Damilola Taylor was 10 years old, when he was killed near his home in Peckham.
BBC News London
By Alex Bysouth
Newcastle United manager Steve Bruce says his side's record of scoring late was a "nice trait" to have following their 2-0 win at Crystal Palace in the Premier League.
Crystal Palace manager Roy Hodgson says his side have to "swallow the pill of defeat" after conceding two late goals in their loss to Newcastle United.
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Local Democracy Reporting Service
London’s restaurateurs were today celebrating a remarkable surge in Christmas bookings but warned the industry was still “on its knees”.
Matt Hancock’s announcement yesterday that the capital would be classified tier two – allowing restaurants and some pubs to reopen – sent diners scrambling to book tables at their favourite venues from Wednesday.
However, many hospitality bosses warned the industry was still facing a tough festive period as tier two restrictions effectively banned office parties and social drinking at “wet led” bars.
It also means only customers from the same household are allowed to dine together indoors. Up to six people from different households can meet outside but drinks can only be served with “substantial meals” and businesses must close before 11pm.
Patrick Powell, head chef at Allegra at The Stratford, said it seem “nonsensical” that indoor entertainment venues could open to 1,000 people but he could not host large tables indoors.
“Finally we saw some sense this time with the curfew extension, but you can go to a venue with 1,000 people and not a restaurant with your friends," he said.
James Robson, chairman of Fallow and founder of Mews of Mayfair, said they had taken over 3,000 bookings for December in the last week.
"We are happy and very optimistic about Christmas. But the industry is on its knees and these lockdowns don’t seem to be working... This stop start mentality cannot go on, there has to be better planning.”
Gary Murphy, landlord of the Mitre Inn in Barnet and director of the Campaign for Pubs, said he has had to "rethink" their operating model and will be serving meals for the first time in a bid to save his business.
"We’ll be serving some really low cost £3 meals to every customer and that enables us just to function.
“But it’s ridiculous that it’s a Covid measure to serve food. The government seem to have this vision of debauchery that goes on in pubs that don’t serve food. The average age of my customers is 50.
He added: "Christmas is over for me and a lot of other drink-led pubs. It’s just about survival now.”
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Neal's Yard Dairy is hopeful of a "good Christmas" as London moves into tier 2 regulations.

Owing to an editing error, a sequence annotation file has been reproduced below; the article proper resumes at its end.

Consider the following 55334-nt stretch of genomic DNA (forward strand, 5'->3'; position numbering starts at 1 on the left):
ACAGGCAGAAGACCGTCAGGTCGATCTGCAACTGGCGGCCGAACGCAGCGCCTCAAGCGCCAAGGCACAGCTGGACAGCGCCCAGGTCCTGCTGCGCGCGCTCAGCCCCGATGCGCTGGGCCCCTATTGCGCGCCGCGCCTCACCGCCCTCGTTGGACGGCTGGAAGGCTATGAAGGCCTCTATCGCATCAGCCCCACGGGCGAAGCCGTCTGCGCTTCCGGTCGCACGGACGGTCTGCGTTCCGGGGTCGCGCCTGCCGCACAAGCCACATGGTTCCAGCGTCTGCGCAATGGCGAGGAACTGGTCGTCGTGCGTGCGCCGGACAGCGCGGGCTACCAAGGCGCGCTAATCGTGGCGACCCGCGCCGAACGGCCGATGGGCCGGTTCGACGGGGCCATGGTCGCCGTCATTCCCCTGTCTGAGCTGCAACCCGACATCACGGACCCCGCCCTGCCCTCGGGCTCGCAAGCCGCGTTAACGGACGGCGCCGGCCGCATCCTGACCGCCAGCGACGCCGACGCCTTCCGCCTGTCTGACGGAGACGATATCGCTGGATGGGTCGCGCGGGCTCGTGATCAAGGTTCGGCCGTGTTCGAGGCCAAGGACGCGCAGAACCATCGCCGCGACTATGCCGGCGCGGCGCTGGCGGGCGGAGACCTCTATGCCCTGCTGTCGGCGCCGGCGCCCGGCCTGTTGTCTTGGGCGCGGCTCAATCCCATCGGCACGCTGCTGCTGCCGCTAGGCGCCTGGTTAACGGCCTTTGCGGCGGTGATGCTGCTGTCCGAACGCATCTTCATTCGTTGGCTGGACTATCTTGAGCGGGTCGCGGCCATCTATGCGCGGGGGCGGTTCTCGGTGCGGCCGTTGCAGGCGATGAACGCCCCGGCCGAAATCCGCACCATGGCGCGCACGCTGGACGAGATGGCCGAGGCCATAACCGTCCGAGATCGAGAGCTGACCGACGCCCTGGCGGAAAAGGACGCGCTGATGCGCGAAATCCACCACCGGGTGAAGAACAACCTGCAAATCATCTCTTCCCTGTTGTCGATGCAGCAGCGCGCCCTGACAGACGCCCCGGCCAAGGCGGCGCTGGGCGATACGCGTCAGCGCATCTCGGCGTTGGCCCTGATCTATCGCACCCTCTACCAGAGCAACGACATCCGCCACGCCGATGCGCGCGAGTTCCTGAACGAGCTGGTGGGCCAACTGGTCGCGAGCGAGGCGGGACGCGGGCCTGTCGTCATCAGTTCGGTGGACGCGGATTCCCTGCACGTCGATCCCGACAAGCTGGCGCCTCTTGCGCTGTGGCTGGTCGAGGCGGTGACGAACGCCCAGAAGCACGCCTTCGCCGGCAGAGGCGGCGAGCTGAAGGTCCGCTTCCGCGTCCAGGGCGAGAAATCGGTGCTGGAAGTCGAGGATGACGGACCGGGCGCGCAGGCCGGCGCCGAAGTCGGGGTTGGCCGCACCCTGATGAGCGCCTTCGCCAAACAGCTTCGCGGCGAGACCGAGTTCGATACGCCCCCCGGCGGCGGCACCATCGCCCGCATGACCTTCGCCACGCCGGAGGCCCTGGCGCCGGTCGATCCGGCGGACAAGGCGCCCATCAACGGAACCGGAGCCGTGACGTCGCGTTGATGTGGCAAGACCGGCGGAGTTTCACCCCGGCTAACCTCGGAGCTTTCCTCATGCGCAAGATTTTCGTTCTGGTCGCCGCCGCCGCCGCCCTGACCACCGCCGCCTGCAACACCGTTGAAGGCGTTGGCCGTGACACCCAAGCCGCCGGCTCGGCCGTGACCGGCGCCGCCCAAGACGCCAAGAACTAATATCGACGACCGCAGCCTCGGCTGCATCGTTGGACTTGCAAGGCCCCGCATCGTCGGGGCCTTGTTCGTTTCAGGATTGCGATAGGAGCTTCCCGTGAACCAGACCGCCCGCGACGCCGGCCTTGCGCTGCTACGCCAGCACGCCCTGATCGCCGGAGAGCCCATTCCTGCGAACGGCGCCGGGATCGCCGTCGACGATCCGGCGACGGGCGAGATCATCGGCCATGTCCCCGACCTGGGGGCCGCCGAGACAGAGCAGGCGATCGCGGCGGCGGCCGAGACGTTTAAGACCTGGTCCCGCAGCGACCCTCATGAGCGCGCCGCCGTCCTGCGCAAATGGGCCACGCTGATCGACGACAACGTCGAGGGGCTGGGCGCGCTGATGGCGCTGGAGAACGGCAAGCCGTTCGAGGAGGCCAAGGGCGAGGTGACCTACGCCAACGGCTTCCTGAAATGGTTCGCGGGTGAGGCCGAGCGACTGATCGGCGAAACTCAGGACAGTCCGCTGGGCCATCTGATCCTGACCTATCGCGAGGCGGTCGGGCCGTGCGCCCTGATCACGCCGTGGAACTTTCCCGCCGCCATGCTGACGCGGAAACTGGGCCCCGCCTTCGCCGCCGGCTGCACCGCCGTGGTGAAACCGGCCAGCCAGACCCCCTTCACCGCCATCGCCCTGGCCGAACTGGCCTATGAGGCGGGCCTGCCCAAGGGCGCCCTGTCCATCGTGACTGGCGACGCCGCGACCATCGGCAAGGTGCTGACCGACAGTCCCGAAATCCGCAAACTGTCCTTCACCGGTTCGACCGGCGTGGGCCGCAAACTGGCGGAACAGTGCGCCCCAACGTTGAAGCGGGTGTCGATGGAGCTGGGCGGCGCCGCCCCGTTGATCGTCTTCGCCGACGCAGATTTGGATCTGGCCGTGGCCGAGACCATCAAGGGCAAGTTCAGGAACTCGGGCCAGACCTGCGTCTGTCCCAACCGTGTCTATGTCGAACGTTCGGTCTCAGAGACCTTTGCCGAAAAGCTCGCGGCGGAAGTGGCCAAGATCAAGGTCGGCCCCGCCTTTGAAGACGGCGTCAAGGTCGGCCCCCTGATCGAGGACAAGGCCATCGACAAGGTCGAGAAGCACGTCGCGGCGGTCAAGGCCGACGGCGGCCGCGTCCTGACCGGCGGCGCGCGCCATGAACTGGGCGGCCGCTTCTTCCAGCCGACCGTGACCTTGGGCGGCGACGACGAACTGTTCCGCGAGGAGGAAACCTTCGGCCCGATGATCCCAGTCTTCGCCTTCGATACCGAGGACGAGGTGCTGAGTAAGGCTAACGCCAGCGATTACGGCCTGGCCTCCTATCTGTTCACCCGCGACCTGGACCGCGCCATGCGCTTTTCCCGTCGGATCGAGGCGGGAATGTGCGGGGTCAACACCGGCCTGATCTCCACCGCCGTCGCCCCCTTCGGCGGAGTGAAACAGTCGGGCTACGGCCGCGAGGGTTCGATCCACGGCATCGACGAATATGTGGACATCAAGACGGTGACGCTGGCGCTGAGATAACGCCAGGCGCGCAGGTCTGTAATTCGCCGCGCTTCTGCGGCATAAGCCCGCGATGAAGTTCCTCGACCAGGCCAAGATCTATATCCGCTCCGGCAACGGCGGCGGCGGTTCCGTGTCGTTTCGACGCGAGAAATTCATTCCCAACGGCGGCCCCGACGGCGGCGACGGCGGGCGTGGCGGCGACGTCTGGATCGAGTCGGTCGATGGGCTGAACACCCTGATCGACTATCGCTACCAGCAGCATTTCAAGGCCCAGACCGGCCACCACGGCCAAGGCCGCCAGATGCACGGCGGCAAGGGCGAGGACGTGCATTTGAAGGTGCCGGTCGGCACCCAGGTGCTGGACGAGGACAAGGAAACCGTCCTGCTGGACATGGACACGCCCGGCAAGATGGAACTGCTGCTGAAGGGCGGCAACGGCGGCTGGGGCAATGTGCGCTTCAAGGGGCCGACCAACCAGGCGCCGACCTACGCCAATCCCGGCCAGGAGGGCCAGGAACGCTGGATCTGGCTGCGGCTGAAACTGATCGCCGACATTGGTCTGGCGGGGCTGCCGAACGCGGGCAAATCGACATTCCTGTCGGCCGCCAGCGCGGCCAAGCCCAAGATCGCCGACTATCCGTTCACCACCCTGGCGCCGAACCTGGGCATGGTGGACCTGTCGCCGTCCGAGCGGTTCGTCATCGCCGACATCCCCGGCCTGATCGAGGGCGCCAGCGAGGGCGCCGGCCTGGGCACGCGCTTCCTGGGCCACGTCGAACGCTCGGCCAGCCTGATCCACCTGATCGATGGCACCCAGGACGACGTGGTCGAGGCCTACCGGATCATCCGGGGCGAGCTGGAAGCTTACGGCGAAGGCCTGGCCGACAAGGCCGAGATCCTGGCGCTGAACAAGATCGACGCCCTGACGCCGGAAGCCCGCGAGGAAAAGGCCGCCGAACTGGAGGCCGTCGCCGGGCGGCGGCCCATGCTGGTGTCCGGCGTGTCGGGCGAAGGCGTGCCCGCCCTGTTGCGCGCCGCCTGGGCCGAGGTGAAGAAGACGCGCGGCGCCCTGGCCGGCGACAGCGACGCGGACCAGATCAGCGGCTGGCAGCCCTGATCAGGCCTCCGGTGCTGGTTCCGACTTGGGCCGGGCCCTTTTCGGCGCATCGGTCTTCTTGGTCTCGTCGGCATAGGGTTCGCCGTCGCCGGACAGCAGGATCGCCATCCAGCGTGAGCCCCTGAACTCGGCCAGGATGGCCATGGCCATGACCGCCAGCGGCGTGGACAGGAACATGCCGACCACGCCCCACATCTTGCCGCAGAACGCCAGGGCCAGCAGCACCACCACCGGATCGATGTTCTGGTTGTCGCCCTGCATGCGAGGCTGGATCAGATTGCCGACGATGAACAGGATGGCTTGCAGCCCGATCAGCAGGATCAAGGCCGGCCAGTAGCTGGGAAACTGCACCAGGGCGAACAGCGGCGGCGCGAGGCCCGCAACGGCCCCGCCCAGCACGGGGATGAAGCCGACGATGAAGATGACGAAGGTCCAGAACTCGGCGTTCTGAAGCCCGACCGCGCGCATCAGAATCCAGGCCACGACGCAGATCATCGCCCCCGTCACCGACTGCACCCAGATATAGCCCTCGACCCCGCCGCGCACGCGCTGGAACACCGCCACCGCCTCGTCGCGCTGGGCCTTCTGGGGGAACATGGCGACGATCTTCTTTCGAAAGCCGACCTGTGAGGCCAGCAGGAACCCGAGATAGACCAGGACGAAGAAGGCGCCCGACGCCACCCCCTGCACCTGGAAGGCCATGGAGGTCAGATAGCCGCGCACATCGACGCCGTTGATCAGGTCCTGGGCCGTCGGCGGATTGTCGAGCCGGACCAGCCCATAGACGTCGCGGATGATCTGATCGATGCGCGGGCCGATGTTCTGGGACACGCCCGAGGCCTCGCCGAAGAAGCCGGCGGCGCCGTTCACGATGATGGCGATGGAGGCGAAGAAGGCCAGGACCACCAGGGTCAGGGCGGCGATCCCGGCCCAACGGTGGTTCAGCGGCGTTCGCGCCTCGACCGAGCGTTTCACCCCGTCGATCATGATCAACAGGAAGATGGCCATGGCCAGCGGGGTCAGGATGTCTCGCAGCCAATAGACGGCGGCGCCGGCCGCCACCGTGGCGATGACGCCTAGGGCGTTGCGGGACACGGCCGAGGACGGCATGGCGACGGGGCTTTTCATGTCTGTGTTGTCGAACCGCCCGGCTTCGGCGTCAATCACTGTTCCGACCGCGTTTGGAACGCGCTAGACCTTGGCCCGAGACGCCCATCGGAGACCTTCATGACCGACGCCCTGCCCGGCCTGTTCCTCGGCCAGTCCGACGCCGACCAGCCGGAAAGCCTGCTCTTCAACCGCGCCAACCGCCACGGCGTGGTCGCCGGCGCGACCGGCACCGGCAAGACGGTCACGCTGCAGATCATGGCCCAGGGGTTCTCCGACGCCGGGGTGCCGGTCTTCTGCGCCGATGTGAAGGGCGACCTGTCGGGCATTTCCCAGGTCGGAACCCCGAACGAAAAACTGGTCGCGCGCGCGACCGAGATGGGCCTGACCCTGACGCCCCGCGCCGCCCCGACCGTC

The well-known cheesemonger is famous for the long queues at its Covent Garden shop leading up to Christmas.
When the store re-opens on 2 December under London's new restrictions only "four people can safely get into our store at a time", according to David Lockwood, Director of Neal’s Yard Dairy.
"We’re spending a lot of time and resource on figuring out how to bump that up to five," Mr Lockwood added.
Despite a national lockdown, the company expanded its production line this month as it began selling more products online.
“We’re now hopeful it’s going to be a good Christmas," Mr Lockdwood said.
“But this year has been one challenge after the next. We’re already swinging into Brexit mode.
“We’re trying to stay as nimble as possible while keeping sales up. It’s leaving a lot of people frazzled as they’ve been going full tilt for so long.”
The owner of an award-winning London curry restaurant says he has been "shocked at the effort put in by our government to allow businesses to open up for Christmas” when lockdowns were in place for Eid and Diwali.
Suleman Raza, who was named Curry King of the year in 2019, told the BBC "minorities feel we have been neglected in this country when it comes to celebrating".
Mr Raza said "Diwali is normally one of our biggest trading weeks" at his two Spice Village restaurants in Croydon, Tooting and Ealing.
London moving into to tier-two “is the light at the end of the tunnel” for restaurant owners, according to Mr Raza.
But the uncertainty caused by constantly changing restrictions is hurting the industry, he says.
“We’re glad we can open up, at least. But it comes down to the confidence of customers to feel like they can eat out safely again.
“We’ve had to heavily invest in making our restaurants safe under all these changing guidelines.
“Even when we open we don’t know how long it’s going to be for."
Local Democracy Reporting ServiceCopyright: PA Media
The Oxford and Cambridge Boat Race will not take place on the River Thames next year due to fears around coronavirus restrictions and safety issues with Hammersmith Bridge.
The Boat Race Company Limited (BRCL) has announced that the 2021 race will be held on the Great Ouse at Ely in April next year.
The last time it was held in Ely was in 1944, when the dangers of World War Two made it impossible to stage in London.
Dr George Gilbert, chair of BRCL’s Race and Operations Committee said: “Everyone is facing significant challenges right now, especially students up and down the country.
"Organising sport safely and responsibly is our highest priority and moving The Boat Race to Ely in 2021 enables the event to go ahead in a secure environment."
Putney MP Fleur Anderson said the news the boat race wouldn’t be taking place in Putney next year was “very disappointing” and would be "a huge blow for local businesses".
The first men’s boat race was run in 1829. The course is four miles and 374 yards long (6.8km) and stretches between Putney and Mortlake on the River Thames.
This course was first used for The Boat Race in 1845 and has been used for every race since, apart from 1846, 1856 and 1863 when the race was held in the opposite direction between Mortlake and Putney.